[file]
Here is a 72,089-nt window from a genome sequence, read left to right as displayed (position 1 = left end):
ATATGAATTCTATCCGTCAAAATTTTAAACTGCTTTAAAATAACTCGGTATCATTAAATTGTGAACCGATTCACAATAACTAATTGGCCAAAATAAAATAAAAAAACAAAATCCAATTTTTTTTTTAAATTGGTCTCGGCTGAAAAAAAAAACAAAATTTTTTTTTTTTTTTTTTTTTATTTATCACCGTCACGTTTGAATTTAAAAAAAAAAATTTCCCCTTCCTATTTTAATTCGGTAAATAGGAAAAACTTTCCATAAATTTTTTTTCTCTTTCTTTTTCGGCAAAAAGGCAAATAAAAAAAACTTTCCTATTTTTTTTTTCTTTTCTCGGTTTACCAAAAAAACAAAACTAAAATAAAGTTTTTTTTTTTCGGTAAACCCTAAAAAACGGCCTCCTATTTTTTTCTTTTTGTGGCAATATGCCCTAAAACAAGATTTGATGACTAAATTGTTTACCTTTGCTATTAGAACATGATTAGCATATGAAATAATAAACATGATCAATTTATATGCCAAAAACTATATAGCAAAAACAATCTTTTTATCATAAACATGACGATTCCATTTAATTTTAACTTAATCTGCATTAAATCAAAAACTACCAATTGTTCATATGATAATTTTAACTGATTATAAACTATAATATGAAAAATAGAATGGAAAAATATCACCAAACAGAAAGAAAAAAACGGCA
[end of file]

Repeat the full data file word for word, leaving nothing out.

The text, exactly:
Here is a 72,089-nt window from a genome sequence, read left to right as displayed (position 1 = left end):
ATATGAATTCTATCCGTCAAAATTTTAAACTGCTTTAAAATAACTCGGTATCATTAAATTGTGAACCGATTCACAATAACTAATTGGCCAAAATAAAATAAAAAAACAAAATCCAATTTTTTTTTTAAATTGGTCTCGGCTGAAAAAAAAAACAAAATTTTTTTTTTTTTTTTTTTTTATTTATCACCGTCACGTTTGAATTTAAAAAAAAAAATTTCCCCTTCCTATTTTAATTCGGTAAATAGGAAAAACTTTCCATAAATTTTTTTTCTCTTTCTTTTTCGGCAAAAAGGCAAATAAAAAAAACTTTCCTATTTTTTTTTTCTTTTCTCGGTTTACCAAAAAAACAAAACTAAAATAAAGTTTTTTTTTTTCGGTAAACCCTAAAAAACGGCCTCCTATTTTTTTCTTTTTGTGGCAATATGCCCTAAAACAAGATTTGATGACTAAATTGTTTACCTTTGCTATTAGAACATGATTAGCATATGAAATAATAAACATGATCAATTTATATGCCAAAAACTATATAGCAAAAACAATCTTTTTATCATAAACATGACGATTCCATTTAATTTTAACTTAATCTGCATTAAATCAAAAACTACCAATTGTTCATATGATAATTTTAACTGATTATAAACTATAATATGAAAAATAGAATGGAAAAATATCACCAAACAGAAAGAAAAAAACGGCA